Here in the Frymoyer Community Health Resource Center, we work with patients to help them find information about medical treatments and conditions. We are often contacted by people who are seeking a particular treatment. Because of the proliferation of medical news and advertisements, people often hear of new treatments that they are interested in trying. The person might ask, “does the hospital provide brachytherapy?” or “I am interested in anterior hip replacement, do any doctors here do this surgery?” They might have seen a commercial for the Oxford knee replacement with its life time guarantee and its comparison of knee replacement with peeling an apple and say “I want an Oxford knee.”
It is understandable. Patients want to pursue the newest and best treatments available.
However, this approach has several pitfalls:
- Sometimes the new treatment is not scientifically proven.
- Many times the treatment that the patient heard about, perhaps a new drug or a new procedure, is still in the development stage. The story might even say that it will be a few years before the treatment or procedure is available. Perhaps it is being tested in a few clinics or sites.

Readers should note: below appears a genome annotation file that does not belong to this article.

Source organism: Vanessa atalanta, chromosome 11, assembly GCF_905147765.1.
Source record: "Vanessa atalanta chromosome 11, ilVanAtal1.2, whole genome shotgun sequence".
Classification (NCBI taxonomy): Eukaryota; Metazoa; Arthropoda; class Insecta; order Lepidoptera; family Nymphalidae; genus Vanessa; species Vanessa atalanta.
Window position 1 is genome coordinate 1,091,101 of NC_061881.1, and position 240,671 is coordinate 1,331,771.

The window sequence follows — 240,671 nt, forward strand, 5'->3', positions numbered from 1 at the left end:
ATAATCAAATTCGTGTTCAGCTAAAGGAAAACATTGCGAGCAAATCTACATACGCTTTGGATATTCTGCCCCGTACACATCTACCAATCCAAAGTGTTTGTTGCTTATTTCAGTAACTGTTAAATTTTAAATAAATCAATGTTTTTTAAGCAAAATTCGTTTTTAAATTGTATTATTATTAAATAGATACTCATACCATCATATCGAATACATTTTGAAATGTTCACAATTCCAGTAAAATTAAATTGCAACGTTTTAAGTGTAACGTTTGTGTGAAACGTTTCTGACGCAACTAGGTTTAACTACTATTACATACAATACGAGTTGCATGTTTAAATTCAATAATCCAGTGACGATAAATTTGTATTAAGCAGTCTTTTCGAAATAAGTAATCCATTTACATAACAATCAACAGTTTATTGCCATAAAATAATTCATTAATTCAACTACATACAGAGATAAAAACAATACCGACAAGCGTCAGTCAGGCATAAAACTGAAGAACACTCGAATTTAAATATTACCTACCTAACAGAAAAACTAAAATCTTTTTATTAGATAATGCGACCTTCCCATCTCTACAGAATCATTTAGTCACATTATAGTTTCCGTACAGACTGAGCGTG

- Patients should be aware that for some new treatments there may not be much long term data on effectiveness or side effects.
- The treatment may not be appropriate for their particular circumstances.
The danger in shopping for a treatment is that the patient is diagnosing himself or herself and choosing what treatment he or she thinks is appropriate. Before deciding on a course of treatment, a patient should discuss the options with his or her primary care provider or a specialist.
It is important that everyone have a medical home, a place where they receive their care and have an ongoing relationship with their provider. Through a process called shared decision-making the patient and the provider discuss the patient’s particular case and treatment options. You talk about your values and ask questions, and the provider gives you knowledge and experience. Together, you decide on the treatment.
There is no harm in asking about a new treatment. In fact, to get the best care possible you should ask lots of questions, but beware of treatment shopping, the best treatment is the one that is tailored to your specific needs and situation and is arrived at after consultation with your health care providers.
The next time you hear about a new treatment feel free to do some research but discuss it with your health care provider.
Alan P. Lampson, MLS, is the lead of the Frymoyer Community Health Resource Center at The University of Vermont Medical Center.